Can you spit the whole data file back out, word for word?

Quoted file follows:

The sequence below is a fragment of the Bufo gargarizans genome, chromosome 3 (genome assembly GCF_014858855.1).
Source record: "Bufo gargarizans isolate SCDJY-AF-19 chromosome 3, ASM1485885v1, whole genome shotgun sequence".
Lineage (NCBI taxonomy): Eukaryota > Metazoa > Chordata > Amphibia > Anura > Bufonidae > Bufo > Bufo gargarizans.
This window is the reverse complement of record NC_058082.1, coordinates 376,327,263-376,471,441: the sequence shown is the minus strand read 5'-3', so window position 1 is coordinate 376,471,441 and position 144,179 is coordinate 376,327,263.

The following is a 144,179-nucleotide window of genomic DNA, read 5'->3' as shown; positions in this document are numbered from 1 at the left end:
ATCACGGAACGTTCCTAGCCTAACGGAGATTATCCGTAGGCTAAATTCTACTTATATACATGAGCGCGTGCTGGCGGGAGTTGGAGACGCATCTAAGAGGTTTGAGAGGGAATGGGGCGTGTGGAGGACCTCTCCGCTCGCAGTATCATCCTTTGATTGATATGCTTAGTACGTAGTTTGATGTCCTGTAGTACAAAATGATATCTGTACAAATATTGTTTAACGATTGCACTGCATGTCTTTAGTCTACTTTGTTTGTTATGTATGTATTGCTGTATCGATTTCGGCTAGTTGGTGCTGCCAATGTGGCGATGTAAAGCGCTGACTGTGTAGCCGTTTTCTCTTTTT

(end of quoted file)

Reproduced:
The sequence below is a fragment of the Bufo gargarizans genome, chromosome 3 (genome assembly GCF_014858855.1).
Source record: "Bufo gargarizans isolate SCDJY-AF-19 chromosome 3, ASM1485885v1, whole genome shotgun sequence".
Lineage (NCBI taxonomy): Eukaryota > Metazoa > Chordata > Amphibia > Anura > Bufonidae > Bufo > Bufo gargarizans.
This window is the reverse complement of record NC_058082.1, coordinates 376,327,263-376,471,441: the sequence shown is the minus strand read 5'-3', so window position 1 is coordinate 376,471,441 and position 144,179 is coordinate 376,327,263.

The following is a 144,179-nucleotide window of genomic DNA, read 5'->3' as shown; positions in this document are numbered from 1 at the left end:
ATCACGGAACGTTCCTAGCCTAACGGAGATTATCCGTAGGCTAAATTCTACTTATATACATGAGCGCGTGCTGGCGGGAGTTGGAGACGCATCTAAGAGGTTTGAGAGGGAATGGGGCGTGTGGAGGACCTCTCCGCTCGCAGTATCATCCTTTGATTGATATGCTTAGTACGTAGTTTGATGTCCTGTAGTACAAAATGATATCTGTACAAATATTGTTTAACGATTGCACTGCATGTCTTTAGTCTACTTTGTTTGTTATGTATGTATTGCTGTATCGATTTCGGCTAGTTGGTGCTGCCAATGTGGCGATGTAAAGCGCTGACTGTGTAGCCGTTTTCTCTTTTT